Sara Beth Lohre, Psy.D., is a 2017 graduate of the PsyD Program in Clinical Psychology at Antioch University, Seattle

Dissertation Committee

William Heusler, Psy.D., Committee Chair

Sheldon Berger, Ph.D., Committee Member

Melissa Curran, Ph.D., Committee Member


attunement, attachment, family, caregiver, parents, infant, infant language, baby, preverbal, cries, parenting stress, family support program, neglect, child abuse, prevention, intervention, evaluation, assessment, psychologist, ecological model

Document Type


Publication Date



Infants speak in their own language; sounds, screeches, cries, and howls that help them to communicate their caregiving needs. Unaware, parents may develop a checklist of caregiving approaches to the baby. The infant tells the adult directly what they need, and waits for the parent to respond. Infant talk may change from soft and quiet to loud and aggressive; coos and cries become crying and screams as the infant’s caregiver—communicating the intensity of emotion, urgency of their request, or their frustration with varied and sometimes inadequate, failed, or missing caregiving patterns the infant has no choice but to accept. When the caregiver’s response is slow, missing, irrelevant, inconsistent, or incorrect, the infant’s level of stress increases. Stressed themselves, frustrated, and confused, parents and caregivers may neglect the child, or respond with abuse. According to the U. S. Department of Health and Human Services (2006), abuse and neglect have lasting effects on the child’s development. Parents and caregivers of an infant need support. The purpose of this Attune With Baby Intervention is to teach parents and caregivers infant language so they hear, more quickly understand the infant’s request, and respond appropriately, coordinating care with the infant before the infant and caregiver become stressed. Parents and caregivers attune with infant in the context of a family support program encompassing training, support, developmental assessment, referrals and connection to community resources, and other families. The program is implemented, developed, and evaluated by psychologists and doctoral students in psychology. This dissertation is available in open access at AURA, and Ohio Link ETD Center,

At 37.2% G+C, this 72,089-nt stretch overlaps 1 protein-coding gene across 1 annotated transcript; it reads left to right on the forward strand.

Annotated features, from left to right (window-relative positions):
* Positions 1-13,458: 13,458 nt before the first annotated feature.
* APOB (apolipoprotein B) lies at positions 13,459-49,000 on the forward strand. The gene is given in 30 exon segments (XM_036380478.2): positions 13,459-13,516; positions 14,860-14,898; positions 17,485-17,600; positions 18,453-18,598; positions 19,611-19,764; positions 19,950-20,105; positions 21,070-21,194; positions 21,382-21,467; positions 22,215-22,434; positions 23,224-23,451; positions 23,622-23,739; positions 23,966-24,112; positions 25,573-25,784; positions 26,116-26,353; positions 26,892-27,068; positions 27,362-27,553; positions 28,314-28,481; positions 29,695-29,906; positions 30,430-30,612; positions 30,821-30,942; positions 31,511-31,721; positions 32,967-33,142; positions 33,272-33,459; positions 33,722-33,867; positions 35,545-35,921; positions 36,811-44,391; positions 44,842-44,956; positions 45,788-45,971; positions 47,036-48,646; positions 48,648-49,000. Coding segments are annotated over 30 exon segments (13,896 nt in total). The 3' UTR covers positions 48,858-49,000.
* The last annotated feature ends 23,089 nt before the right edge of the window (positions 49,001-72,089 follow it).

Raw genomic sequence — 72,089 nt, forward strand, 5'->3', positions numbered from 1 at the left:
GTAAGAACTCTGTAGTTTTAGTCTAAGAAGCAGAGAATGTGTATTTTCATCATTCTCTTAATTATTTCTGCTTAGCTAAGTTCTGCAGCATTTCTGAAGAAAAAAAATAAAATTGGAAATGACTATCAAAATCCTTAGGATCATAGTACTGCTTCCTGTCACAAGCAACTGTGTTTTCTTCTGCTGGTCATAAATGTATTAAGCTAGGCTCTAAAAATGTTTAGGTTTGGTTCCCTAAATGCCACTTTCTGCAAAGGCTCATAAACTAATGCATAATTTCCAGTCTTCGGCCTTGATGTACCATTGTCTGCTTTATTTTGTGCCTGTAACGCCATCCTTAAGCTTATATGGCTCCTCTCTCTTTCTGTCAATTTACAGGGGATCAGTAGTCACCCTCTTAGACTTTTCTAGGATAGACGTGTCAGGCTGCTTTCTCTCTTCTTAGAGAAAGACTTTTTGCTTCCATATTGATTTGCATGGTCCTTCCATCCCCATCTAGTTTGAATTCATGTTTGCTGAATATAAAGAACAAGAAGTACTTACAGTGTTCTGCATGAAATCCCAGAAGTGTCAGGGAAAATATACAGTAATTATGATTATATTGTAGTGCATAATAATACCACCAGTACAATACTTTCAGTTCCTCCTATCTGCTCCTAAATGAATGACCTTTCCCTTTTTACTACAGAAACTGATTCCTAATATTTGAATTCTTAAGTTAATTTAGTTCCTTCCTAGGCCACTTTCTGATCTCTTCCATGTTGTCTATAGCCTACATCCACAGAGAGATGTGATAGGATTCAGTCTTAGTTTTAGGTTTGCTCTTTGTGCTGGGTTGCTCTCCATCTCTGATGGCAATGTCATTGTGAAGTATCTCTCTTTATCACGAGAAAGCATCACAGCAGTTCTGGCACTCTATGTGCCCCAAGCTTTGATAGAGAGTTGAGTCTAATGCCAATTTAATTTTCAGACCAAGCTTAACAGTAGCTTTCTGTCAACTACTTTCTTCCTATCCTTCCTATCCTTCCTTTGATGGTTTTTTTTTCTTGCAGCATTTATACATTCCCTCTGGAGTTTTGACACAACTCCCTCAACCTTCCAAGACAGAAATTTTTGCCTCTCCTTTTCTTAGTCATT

Sara Beth Lohre, Psy.D., 2017.

ORCID Scholar # 0000-0002-1676-2320